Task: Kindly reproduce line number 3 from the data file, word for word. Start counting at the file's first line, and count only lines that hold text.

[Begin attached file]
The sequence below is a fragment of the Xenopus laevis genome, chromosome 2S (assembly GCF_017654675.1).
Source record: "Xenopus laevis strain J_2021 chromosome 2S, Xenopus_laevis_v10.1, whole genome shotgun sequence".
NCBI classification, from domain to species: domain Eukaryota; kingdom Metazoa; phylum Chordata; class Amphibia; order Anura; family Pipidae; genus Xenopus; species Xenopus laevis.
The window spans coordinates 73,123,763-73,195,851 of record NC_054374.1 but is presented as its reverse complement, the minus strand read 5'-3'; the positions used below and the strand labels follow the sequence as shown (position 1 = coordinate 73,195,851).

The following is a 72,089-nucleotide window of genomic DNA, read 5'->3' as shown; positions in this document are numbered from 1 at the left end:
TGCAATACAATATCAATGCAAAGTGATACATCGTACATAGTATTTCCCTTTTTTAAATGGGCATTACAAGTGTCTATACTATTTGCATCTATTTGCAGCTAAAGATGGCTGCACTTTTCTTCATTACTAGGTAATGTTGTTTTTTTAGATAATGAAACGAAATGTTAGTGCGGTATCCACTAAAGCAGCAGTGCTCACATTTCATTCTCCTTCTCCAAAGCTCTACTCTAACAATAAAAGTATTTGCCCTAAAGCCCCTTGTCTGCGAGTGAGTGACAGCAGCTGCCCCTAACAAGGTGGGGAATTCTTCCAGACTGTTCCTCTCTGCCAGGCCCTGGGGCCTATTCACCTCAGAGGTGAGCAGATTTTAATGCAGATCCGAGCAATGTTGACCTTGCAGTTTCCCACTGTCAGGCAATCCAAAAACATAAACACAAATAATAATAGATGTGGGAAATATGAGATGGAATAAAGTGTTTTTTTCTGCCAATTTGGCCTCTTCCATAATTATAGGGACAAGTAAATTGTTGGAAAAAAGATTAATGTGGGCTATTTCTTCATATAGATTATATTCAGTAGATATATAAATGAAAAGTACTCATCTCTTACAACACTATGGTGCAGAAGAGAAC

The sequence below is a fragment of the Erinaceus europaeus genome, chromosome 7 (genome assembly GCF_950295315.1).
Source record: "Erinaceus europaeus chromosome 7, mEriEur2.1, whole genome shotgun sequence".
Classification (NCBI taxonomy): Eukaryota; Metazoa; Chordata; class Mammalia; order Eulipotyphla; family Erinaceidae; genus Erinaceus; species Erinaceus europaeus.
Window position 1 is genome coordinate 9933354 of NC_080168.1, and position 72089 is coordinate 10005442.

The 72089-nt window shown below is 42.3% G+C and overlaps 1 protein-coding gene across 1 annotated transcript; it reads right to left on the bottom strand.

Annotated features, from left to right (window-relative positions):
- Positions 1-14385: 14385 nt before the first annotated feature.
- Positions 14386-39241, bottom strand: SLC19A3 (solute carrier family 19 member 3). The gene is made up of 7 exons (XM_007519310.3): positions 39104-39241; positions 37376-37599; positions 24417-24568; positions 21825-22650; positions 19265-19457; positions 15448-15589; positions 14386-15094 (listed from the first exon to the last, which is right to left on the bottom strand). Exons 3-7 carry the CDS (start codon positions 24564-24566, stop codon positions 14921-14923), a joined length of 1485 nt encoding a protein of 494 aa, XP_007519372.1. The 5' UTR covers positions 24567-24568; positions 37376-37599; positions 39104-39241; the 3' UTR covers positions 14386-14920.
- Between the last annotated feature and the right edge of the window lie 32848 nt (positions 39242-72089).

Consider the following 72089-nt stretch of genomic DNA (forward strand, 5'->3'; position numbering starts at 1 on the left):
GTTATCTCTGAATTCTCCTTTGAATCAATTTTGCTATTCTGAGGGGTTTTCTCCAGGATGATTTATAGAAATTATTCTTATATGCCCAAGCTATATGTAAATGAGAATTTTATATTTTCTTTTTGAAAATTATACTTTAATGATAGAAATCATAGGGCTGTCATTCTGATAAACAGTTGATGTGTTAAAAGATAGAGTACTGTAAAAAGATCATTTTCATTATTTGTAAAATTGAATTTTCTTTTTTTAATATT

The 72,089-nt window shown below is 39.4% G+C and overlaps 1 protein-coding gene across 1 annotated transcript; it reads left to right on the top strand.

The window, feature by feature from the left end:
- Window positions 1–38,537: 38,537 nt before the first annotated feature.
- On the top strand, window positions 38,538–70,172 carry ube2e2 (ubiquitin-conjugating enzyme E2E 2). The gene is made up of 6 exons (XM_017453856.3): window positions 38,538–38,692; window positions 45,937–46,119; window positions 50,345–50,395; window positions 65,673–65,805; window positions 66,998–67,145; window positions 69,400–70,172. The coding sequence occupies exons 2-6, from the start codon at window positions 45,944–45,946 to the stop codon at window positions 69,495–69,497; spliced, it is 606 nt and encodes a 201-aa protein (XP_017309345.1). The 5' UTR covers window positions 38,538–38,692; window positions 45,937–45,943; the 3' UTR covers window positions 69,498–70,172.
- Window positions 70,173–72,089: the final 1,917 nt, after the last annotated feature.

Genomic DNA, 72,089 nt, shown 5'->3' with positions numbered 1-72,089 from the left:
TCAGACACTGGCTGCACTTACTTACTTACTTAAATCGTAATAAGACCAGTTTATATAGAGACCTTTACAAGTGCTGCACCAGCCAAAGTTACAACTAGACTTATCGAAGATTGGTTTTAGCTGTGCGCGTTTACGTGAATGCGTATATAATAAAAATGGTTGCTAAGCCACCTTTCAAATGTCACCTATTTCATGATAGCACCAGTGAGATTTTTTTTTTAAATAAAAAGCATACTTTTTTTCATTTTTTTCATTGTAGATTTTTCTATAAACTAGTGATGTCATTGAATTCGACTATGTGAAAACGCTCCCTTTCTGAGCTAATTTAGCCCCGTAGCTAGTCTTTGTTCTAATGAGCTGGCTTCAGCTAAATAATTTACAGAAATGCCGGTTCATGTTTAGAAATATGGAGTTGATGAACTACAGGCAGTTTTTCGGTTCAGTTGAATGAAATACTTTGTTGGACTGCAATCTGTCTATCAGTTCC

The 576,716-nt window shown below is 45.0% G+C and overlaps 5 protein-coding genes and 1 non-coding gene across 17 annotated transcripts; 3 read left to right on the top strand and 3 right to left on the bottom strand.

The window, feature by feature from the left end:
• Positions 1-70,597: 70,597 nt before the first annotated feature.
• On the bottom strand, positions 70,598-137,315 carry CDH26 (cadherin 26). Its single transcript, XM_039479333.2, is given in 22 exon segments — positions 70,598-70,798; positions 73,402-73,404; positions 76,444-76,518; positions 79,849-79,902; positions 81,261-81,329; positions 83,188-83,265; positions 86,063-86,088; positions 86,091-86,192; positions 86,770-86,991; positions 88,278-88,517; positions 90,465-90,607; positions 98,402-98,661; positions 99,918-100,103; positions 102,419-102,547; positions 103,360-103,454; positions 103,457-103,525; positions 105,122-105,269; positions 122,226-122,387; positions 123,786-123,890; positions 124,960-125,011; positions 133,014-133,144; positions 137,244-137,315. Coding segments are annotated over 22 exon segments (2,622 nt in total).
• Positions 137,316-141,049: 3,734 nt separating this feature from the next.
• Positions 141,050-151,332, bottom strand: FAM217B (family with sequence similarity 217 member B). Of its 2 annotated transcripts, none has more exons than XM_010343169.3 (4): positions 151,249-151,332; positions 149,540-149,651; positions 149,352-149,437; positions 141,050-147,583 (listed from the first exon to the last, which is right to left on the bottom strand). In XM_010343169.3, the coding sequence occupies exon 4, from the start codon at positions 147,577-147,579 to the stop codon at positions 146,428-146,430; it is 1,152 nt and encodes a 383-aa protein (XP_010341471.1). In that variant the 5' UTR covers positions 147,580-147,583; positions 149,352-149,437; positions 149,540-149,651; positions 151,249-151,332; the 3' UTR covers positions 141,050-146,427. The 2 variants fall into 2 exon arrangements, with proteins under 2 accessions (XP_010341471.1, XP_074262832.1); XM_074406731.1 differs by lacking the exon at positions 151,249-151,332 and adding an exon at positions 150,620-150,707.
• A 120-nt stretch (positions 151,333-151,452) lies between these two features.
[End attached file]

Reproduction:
NCBI classification, from domain to species: domain Eukaryota; kingdom Metazoa; phylum Chordata; class Amphibia; order Anura; family Pipidae; genus Xenopus; species Xenopus laevis.